Social Media Campaign Review : Prestige SmartChef
A cooking competition by a cooker brand? That sounds pretty obvious but it is also the most effective campaign that Prestige could come up with. The SmartChef contest is simple – participants send in their recipes to get a chance to be a Prestige Champion and ultimately a Prestige SmartChef. The top 100 recipes will be compiled into a Prestige SmartChef cookbook.
The objective of the campaign is to promote the culinary skills of Prestige users and provide them a platform for exhibiting their talent while rewarding them for the same. The campaign also aims to create a community of sorts of people who enjoy cooking and innovating.
The campaign is being conducted through its own website and also being promoted on Facebook and Twitter. Round one of the competition has been concluded while the deadline for Round two has been extended to September 30, 2012.
Photographs of winners are posted on their Facebook page. The competition appears to cater mainly to female participants though there are a few male entries as well. Along with being a contest, the website also serves as an exhaustive directory of recipes for any interested visitor.
As far as prizes go, contributors of existing recipes get a voucher for Rs. 250 from TTK Prestige Ltd. The final 100 SmartChefs will receive a voucher worth Rs. 2,500/- from TTK Prestige Ltd. But of course, the ultimate prize is to be a part of the cookbook.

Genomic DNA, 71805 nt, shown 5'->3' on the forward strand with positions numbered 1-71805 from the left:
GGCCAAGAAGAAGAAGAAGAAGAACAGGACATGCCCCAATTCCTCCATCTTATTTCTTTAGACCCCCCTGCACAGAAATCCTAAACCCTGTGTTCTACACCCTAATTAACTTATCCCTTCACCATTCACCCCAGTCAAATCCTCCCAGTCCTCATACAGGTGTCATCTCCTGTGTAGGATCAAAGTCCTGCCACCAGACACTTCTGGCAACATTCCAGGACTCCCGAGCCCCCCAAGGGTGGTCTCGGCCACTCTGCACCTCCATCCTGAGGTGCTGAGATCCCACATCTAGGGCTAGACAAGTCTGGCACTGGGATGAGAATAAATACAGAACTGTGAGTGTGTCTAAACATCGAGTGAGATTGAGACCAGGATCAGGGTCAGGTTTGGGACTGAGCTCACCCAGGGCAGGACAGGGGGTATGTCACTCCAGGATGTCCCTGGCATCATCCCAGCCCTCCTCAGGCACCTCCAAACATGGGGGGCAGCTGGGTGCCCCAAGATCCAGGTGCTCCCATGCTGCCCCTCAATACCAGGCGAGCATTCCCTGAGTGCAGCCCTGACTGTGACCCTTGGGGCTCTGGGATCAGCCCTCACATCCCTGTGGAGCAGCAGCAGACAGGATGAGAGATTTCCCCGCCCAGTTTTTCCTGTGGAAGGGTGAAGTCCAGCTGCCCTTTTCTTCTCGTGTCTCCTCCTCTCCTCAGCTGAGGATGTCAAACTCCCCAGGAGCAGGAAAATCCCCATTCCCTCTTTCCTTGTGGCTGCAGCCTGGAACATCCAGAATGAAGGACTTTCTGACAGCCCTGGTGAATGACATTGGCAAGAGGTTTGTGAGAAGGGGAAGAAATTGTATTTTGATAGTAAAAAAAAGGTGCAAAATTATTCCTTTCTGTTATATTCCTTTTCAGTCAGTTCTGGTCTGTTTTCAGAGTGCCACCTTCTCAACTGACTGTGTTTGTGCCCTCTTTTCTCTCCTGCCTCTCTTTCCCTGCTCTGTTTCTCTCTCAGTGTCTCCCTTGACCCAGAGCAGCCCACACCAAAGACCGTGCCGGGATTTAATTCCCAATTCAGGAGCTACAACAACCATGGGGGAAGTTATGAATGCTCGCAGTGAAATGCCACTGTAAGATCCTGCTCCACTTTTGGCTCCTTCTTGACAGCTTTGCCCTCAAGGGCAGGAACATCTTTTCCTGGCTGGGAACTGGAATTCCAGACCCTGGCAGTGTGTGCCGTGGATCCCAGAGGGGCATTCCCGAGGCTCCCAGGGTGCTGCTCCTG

Taking the use of the digital medium ahead, Prestige will also include the top 100 winning recipes in the unique Cook Online Experience, where users will be able to learn cooking or simply have fun, playing online, in an interactive virtual kitchen environment. The application will create a video of the user’s performance, which she or he can then share with family and friends.
- Over a 1000 recipes submitted on the site
- 670 Super-chefs listed in the directory
Scope for Improvement
Prestige launched the SmartChef contest towards the end of last year and the response has been reasonable. However, a little more tweaking of the tried and tested recipe routine might work wonders for the campaign. For instance, the contest could have involved sending in videos of how to cook recipes rather than just a written down version of the recipe.
The Twitter handle of Prestige SmartChef has merely 31 tweets and 15 followers while its blog has a single post and no followers so those platforms could have been leveraged better.
The idea of a culinary contest for any brand related to food and cooking is simply too run of the mill. The marketers at Prestige could put on their thinking caps and come up with something different that could still form a strong association with the brand – perhaps a spin on the word “Prestige”. This is not a bad campaign but it isn’t a “wow” one either.